The mTOR pathway appears to play a central role in the convergence of several signaling mechanisms and may represent a promising avenue for future therapeutic interventions [5].


Clinical Manifestations

West syndrome is characterized by the electroclinic triad of Epileptic spasms, retardation of psychomotor development and electroencephalographic pattern of hypsarrhythmia.

Epileptic spasm or clinical spasm consists of a brief abrupt contraction of less than 2 seconds duration, followed by a sustained tonic contraction of less intensity, usually 2 to 10 seconds duration, involving the muscular groups of the neck, trunk and Extremities, usually symmetrically and synchronously, although there may be several clinical patterns. Less frequently the contraction phase lasts less than 0.5 seconds and occurs without the tonic phase [5].

The spasms may be of the lexor, extensor or mixed type, without suggesting etiology or affecting the prognosis, with more than one being present in the same patient. However, when they are asymmetrical (5-25%) they guide a structural abnormality of the brain [5].

About 80% of the spasms occur in groups or "clusters" of several minutes duration, where they can present from 2 to 125 in an episode, with an average of 13 per minute. They usually occur before awakening or before sleep, with a similar frequency between day and night, although they rarely occur during sleep [5].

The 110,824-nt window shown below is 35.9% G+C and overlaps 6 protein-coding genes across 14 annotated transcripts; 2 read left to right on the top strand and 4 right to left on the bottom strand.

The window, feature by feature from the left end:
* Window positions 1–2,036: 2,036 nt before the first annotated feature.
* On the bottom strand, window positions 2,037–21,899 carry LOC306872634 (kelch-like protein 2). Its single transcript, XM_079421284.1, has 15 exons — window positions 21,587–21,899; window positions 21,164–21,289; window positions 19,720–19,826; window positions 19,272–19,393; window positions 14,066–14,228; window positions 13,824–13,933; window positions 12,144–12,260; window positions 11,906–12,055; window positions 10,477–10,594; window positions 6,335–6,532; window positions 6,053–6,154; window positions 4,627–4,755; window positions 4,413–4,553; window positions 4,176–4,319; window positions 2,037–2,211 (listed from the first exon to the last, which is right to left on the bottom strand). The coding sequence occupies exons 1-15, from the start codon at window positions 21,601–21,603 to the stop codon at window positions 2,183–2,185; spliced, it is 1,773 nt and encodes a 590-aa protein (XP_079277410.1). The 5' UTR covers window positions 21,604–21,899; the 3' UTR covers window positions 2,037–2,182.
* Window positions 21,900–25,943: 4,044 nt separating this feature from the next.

In general there is no obvious precipitating circumstance or stimulus, although some factors that are posed as crisis inducers are the difficulty in sleeping and nocturnal awakenings during the manipulation of the child, loud noises, feeding, infections, fever, Emotion, hunger and extreme environmental temperatures [5].

During the seizure, several clinical phenomena can be observed, such as behavioral changes, gaze deviation, nystagmus or changes in the respiratory pattern. Often the child may cry or cry after the ictal phase, although they are not considered part of the seizure. After the crisis there may be irritability or transient hyporesponsiveness. In addition, 30-45% of patients may present with other seizures, such as partial, myoclonic, tonic and tonicclonic seizures [5].

Delay or Regression in Neurodevelopment is usually severe, with evident motor and cognitive manifestations in most patients, including mental and speech retardation, autistic traits and somotordysraxia. Psychomotor retardation may precede the onset of spasms, but may also occur simultaneously or be late [5].

Electroencephalographic Characteristics

The characteristic feature in west syndrome is hypsarrhythmia, a disorganized interictal pattern consisting of slow waves and high voltage, random points in all cortical areas. This pattern is observed while the child is awake and in non-REM sleep, whereas during REM sleep there is a marked decrease and may even disappear. In addition to the classical pattern already described, variants of hypsarrhythmia have been grouped with the term "modified hypsarrhythmia" or "atypical", which is characterized by greater hemispheric synchronization and symmetry and is observed in about two-thirds of the patients. These variants include hypsarrhythmia with increased interhemispheric synchronization, asymmetric or unilateral pattern, abnormal discharges by focal abnormalities, attenuation episodes of activity, and the pattern of high voltage slow waves without spikes [5].